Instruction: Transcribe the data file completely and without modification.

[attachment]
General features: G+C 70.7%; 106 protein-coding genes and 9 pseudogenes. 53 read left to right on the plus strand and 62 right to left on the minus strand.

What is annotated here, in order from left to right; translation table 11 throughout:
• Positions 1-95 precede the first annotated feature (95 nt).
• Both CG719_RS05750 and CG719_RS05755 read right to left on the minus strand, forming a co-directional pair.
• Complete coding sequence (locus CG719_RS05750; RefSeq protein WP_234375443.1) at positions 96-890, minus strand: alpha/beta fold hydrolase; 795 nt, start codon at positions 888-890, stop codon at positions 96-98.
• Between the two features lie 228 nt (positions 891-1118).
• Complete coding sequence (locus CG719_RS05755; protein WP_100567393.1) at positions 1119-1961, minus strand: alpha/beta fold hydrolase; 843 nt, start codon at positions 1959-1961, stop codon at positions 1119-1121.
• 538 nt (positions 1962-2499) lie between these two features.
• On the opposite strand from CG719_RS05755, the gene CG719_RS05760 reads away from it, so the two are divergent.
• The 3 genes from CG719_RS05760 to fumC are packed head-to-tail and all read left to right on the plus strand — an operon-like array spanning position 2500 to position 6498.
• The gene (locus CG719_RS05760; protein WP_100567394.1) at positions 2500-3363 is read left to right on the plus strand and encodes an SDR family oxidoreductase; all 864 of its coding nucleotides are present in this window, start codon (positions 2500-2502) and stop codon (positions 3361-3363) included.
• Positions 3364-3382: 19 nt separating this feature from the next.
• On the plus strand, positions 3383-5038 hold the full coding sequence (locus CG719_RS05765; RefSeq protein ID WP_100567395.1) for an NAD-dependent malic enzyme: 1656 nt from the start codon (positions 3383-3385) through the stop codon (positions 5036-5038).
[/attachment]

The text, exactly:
General features: G+C 70.7%; 106 protein-coding genes and 9 pseudogenes. 53 read left to right on the plus strand and 62 right to left on the minus strand.

What is annotated here, in order from left to right; translation table 11 throughout:
• Positions 1-95 precede the first annotated feature (95 nt).
• Both CG719_RS05750 and CG719_RS05755 read right to left on the minus strand, forming a co-directional pair.
• Complete coding sequence (locus CG719_RS05750; RefSeq protein WP_234375443.1) at positions 96-890, minus strand: alpha/beta fold hydrolase; 795 nt, start codon at positions 888-890, stop codon at positions 96-98.
• Between the two features lie 228 nt (positions 891-1118).
• Complete coding sequence (locus CG719_RS05755; protein WP_100567393.1) at positions 1119-1961, minus strand: alpha/beta fold hydrolase; 843 nt, start codon at positions 1959-1961, stop codon at positions 1119-1121.
• 538 nt (positions 1962-2499) lie between these two features.
• On the opposite strand from CG719_RS05755, the gene CG719_RS05760 reads away from it, so the two are divergent.
• The 3 genes from CG719_RS05760 to fumC are packed head-to-tail and all read left to right on the plus strand — an operon-like array spanning position 2500 to position 6498.
• The gene (locus CG719_RS05760; protein WP_100567394.1) at positions 2500-3363 is read left to right on the plus strand and encodes an SDR family oxidoreductase; all 864 of its coding nucleotides are present in this window, start codon (positions 2500-2502) and stop codon (positions 3361-3363) included.
• Positions 3364-3382: 19 nt separating this feature from the next.
• On the plus strand, positions 3383-5038 hold the full coding sequence (locus CG719_RS05765; RefSeq protein ID WP_100567395.1) for an NAD-dependent malic enzyme: 1656 nt from the start codon (positions 3383-3385) through the stop codon (positions 5036-5038).